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Quantum Businesses Back New White House Directive

Quantum Businesses Back New White House Directive
This article originally appeared on Enter Quantum - connecting quantum computing decision-makers and solutions creators to what’s next. 

President Biden recently signed two presidential directives  to bolster quantum information science in the U.S. with a special focus on cybersecurity. Here are comments from thought leaders at leading quantum companies.

IonQ
“Quantum computing is no longer just theoretical,” said IonQ president and CEO Peter Chapman. “The race for global quantum supremacy is real. This isn’t just about political posturing or us vs. them, it’s about looking to the potential of quantum computing to solve society’s biggest problems that our existing technologies cannot – issues like global cybersecurity vulnerabilities and climate change, that, if left unaddressed, pose major risks.

“We applaud the Biden Administration and bipartisan support in Congress to invest in America’s future using quantum computing. IonQ is proudly represented on the National Quantum Initiative Advisory Committee and looks forward to increasing federal collaboration.”
IonQ is a member of the U.S. National Quantum Initiative Advisory Committee (NQIAC).

Quantinuum
“We welcome the Executive Order that enhances the National Quantum Initiative Advisory Committee and furthers this administration’s commitment to advancing our technological edge,” says Quantinuum president and chief operating officer Tony Uttley.

“The potential benefits of quantum technology to government and private industry are profound. Quantum computing is a game-changing technology that has the potential to impact many aspects of our lives, jobs and economy.  At Quantinuum, we are committed to accelerating the quantum industry’s progress to achieve these societal benefits.”

Aegiq
“We welcome the new White House directives, which mark a huge signal from the U.S. to the rest of the world that it’s now going to prioritize the emerging (yet critical) quantum technology sector,” said Aegiq CEO Max Sich. “Despite somewhat lagging on an initial push for the development of quantum tech, the U.S. is now leading the charge when it comes to taking proactive steps, including government policy, even though, in practical terms, it is focused on post-quantum cryptography.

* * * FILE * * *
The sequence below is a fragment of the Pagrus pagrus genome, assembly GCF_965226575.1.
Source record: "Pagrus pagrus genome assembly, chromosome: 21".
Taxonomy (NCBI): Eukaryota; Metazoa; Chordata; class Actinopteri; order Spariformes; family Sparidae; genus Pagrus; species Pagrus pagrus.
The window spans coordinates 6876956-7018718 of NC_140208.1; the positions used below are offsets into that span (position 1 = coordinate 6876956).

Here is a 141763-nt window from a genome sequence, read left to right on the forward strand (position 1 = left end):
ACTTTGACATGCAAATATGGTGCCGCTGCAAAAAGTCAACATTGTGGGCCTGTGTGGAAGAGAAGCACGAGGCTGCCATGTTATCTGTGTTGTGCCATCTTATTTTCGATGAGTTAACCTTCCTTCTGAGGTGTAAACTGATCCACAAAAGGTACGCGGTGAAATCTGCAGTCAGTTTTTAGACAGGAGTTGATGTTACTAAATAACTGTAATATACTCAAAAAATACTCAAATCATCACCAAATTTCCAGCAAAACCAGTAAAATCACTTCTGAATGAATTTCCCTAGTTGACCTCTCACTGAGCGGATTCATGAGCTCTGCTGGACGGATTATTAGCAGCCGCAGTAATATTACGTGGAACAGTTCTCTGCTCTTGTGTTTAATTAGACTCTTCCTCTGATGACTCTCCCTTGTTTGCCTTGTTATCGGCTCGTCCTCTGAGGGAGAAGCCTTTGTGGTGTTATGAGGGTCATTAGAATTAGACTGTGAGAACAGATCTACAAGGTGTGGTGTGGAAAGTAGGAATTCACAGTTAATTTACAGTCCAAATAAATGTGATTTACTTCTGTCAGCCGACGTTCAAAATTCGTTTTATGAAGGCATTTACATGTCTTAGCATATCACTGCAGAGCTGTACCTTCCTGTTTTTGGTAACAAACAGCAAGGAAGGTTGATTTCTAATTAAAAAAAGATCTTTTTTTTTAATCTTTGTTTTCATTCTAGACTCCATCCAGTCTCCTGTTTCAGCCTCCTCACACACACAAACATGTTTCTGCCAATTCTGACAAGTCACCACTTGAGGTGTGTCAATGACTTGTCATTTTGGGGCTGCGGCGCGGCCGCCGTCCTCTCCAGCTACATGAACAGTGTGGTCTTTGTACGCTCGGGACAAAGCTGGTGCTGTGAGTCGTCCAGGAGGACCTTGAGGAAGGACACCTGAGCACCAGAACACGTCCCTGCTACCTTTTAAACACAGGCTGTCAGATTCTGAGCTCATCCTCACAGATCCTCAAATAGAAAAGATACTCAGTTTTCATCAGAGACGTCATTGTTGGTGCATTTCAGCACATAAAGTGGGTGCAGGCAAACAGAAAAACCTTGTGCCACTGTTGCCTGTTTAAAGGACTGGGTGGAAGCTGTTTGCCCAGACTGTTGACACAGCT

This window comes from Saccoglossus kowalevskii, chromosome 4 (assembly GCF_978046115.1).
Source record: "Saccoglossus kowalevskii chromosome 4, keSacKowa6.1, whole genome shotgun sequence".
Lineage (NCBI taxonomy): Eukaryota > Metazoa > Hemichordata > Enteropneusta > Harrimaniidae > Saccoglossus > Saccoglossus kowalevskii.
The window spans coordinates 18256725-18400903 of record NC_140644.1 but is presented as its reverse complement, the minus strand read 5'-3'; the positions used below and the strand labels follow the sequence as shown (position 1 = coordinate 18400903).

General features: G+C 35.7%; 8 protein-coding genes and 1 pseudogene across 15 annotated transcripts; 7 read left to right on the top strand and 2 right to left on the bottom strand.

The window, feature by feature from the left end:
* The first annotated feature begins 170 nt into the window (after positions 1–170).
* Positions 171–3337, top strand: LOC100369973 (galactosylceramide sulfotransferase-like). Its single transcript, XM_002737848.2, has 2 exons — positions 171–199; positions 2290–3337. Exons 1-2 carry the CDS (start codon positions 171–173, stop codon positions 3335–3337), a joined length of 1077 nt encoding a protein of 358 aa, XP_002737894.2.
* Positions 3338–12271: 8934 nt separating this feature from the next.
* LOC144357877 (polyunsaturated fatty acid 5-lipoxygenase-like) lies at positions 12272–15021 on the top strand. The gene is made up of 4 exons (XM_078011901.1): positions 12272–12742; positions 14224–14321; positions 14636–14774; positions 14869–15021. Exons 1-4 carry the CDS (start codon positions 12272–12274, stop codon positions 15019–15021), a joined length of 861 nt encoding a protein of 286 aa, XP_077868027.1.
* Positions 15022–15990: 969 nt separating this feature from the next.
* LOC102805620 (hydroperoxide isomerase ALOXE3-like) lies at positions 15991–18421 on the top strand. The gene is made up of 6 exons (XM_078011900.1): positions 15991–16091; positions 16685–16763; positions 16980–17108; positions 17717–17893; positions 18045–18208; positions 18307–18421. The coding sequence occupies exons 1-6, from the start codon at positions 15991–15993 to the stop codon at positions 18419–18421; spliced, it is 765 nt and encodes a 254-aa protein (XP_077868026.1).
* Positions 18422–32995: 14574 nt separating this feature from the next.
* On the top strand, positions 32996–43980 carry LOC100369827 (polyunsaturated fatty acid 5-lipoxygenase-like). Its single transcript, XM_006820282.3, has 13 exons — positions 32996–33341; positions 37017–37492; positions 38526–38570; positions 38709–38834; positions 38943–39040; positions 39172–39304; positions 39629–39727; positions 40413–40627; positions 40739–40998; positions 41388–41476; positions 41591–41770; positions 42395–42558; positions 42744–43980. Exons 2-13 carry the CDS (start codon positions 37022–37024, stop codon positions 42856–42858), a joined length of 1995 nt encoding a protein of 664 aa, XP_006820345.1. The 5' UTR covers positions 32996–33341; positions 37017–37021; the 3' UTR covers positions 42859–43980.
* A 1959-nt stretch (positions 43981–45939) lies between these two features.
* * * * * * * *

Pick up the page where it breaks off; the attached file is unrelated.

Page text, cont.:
“Thinking about the wider sector, the directives, which follow Biden’s existing commitment to cutting-edge science and technology, are an important psychological milestone for the rest of the world, who should now look to follow the U.S. when it comes to backing the power of quantum across multiple verticals.”

Post-Quantum
“Even today, the threat quantum computers could pose to our existing security infrastructure is often dismissed as a ‘not in my lifetime’ issue,” said Post-Quantum CEO Andersen Cheng.

“This viewpoint is a dangerous one as, even though quantum computers are currently too primitive to break existing public-key infrastructure, we are already seeing that the groundwork for ‘harvest now, decrypt later’ attacks are being laid today, where data is being harvested with a view to decrypting it when a sufficiently powerful computer emerges.

“This recent White House memorandum is a welcome move, as it sends a clear message to organizations everywhere; quantum computers pose a clear and existential risk to our existing security structures, and the transition to a post-quantum future needs to start today.

“This development, combined with the fact that the National Institute of Standards and Technology is due to reach a decision on which cryptographic standards will replace existing PKC algorithms any day now, we expect more organizations that need to protect highly sensitive information to come forward and begin the migration immediately.”

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